Operating budgets pass; Legislature turns eyes to revenue

  • Sen. Pete Kelly, R-Fairbanks, left, and Sen. Peter Micciche, R-Soldotna, exit the Senate chambers after passing of the state’s operating budget at the Capitol on March 14 followed by downcast member of the minority Sen. Bill Wielechowski, D-Anchorage. Photo/Michael Penn/Juneau Empire

The Alaska Senate voted 16-4 on March 14 to approve an $8.73 billion state operations budget that includes $571 million in cuts and sets up the full Legislature to focus on long-term revenue sources.

The Senate’s budget will be combined with an $8.66 billion version the House passed last week. A final, compromise version of the budget is not expected until the end of the legislative session, after lawmakers have figured out how to pay for it.

With the state considering a $3.7 billion deficit due to low oil prices, the next question is whether to cover the deficit with savings from the $8.2 billion Constitutional Budget Reserve or to come up with additional revenue from taxes or the earnings of the Alaska Permanent Fund.

As in the House, the Democratic-led minority on March 14 attempted to amend the budget to address what it saw as problems with the bill drafted by the Republican-led majority. Again, similar to the House proceedings days prior, all the amendments were resoundingly defeated.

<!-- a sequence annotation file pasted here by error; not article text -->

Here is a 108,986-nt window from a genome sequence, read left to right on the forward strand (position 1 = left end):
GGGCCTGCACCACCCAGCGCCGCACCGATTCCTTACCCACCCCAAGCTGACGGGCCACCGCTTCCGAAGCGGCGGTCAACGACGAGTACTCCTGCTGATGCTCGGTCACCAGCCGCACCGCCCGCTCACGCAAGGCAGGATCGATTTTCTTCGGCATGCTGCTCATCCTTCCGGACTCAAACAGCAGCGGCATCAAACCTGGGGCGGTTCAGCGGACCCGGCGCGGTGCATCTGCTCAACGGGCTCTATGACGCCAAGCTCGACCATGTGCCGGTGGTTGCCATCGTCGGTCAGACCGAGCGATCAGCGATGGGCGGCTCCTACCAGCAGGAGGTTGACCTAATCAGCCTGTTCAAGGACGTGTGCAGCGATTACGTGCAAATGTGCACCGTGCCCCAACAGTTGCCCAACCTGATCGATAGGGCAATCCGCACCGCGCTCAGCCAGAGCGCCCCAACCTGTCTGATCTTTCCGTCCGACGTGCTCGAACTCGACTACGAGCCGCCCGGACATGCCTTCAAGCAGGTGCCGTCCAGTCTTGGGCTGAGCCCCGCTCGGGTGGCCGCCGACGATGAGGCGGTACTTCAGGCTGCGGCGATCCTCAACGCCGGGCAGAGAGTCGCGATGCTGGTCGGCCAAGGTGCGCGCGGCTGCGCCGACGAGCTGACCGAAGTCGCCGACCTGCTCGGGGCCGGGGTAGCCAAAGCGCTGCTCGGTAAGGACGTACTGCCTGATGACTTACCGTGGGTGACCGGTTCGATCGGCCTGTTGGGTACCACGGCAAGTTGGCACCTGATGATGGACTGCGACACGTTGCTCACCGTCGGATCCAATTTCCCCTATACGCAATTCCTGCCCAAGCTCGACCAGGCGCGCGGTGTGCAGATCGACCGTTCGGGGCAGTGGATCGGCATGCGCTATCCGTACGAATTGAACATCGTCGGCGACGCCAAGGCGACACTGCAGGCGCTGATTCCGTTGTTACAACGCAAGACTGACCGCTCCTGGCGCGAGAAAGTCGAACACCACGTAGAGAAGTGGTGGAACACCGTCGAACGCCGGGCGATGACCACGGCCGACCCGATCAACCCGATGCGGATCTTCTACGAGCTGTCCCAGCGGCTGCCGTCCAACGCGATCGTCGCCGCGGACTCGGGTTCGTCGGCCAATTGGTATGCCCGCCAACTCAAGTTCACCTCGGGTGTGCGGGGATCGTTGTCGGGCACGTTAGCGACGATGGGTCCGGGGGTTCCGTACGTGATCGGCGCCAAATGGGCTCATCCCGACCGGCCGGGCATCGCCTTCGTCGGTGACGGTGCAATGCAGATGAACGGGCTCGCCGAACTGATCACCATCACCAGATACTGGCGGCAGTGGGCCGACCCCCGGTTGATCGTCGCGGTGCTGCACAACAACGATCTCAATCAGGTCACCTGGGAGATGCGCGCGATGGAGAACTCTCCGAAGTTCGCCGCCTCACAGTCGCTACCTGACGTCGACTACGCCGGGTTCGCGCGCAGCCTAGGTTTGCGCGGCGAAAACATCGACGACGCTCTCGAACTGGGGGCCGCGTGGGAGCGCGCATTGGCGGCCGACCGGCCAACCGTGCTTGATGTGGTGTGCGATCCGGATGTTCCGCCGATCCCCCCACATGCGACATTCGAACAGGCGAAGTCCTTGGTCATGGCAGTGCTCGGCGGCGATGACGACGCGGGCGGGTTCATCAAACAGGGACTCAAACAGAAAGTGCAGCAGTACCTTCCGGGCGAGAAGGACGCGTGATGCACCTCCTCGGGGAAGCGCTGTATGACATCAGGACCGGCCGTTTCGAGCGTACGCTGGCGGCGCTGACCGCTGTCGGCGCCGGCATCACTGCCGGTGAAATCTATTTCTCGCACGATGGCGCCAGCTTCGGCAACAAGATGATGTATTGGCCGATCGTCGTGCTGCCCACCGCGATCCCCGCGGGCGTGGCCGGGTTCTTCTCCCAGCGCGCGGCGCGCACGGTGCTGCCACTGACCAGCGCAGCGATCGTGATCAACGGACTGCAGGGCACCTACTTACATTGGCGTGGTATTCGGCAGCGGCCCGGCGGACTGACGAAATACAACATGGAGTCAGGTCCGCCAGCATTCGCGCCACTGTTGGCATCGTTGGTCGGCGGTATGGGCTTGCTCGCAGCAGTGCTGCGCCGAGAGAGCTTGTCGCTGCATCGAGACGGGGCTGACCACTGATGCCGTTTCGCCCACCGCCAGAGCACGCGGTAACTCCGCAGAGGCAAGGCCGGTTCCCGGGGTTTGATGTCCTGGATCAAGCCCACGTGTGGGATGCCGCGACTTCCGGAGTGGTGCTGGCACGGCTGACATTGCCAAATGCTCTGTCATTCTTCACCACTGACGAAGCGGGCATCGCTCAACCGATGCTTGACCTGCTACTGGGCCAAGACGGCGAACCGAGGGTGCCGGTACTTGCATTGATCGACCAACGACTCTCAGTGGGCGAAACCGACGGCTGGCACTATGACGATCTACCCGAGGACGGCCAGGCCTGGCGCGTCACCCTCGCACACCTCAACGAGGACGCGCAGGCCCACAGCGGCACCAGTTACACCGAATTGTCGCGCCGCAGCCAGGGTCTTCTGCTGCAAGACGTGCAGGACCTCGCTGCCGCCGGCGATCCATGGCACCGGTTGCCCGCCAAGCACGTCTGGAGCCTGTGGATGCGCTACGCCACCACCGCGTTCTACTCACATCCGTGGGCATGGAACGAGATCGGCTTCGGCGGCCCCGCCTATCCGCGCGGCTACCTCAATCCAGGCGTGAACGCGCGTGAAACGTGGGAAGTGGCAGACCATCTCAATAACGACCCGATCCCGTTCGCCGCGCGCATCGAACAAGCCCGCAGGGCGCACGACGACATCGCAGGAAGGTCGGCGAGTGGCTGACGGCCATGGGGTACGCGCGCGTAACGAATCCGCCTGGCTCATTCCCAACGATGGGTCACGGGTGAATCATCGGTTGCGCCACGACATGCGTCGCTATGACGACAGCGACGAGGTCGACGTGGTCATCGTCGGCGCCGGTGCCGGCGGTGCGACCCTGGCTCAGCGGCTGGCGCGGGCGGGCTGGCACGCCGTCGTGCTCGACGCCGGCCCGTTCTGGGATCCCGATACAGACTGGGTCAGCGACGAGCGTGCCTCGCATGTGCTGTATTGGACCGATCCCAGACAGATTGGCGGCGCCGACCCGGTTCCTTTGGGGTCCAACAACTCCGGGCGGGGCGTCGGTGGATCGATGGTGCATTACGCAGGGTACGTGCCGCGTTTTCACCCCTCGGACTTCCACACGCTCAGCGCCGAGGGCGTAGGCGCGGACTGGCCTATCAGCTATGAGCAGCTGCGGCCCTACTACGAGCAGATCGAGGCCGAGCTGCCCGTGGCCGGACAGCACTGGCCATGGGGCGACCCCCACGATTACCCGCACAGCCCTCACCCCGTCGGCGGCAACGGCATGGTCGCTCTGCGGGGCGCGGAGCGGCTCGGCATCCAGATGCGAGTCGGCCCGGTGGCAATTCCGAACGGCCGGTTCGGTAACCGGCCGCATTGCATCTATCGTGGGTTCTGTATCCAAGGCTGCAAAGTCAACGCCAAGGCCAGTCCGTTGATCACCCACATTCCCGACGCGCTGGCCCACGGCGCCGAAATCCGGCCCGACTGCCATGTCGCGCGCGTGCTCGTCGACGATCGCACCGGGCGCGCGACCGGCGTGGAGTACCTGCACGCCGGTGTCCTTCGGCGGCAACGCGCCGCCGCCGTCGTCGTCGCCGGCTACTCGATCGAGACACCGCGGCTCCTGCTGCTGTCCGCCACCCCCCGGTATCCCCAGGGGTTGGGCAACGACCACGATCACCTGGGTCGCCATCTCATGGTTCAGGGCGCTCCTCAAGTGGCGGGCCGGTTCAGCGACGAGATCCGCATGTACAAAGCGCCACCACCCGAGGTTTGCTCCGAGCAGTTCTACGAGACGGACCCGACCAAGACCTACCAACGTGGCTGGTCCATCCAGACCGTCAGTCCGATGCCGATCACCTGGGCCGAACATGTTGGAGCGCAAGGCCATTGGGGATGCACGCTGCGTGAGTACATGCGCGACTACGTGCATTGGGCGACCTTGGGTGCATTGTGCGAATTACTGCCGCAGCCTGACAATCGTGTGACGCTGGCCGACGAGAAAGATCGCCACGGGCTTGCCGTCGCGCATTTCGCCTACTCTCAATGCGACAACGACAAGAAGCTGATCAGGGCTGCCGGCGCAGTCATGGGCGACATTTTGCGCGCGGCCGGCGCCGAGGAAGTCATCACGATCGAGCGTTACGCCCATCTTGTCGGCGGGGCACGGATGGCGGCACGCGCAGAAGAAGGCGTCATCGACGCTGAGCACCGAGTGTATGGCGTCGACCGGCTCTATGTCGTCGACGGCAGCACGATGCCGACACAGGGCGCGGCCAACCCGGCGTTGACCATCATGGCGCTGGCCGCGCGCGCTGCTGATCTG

“This budget still leaves unscathed hundreds of millions of dollars in corporate welfare,” said Sen. Bill Wielechowski, D-Anchorage. “These are tough financial times for Alaska, but when the boat takes on water, you shouldn’t be throwing overboard foster kids.”

Both the House and Senate cut $2 million in pre-kindergarten grants from the Department of Education, which follows Gov. Bill Walker’s budget proposal submitted to the Legislature at the start of the session. Walker was criticized by the minorities in the Legislature for the cut when his budget was released.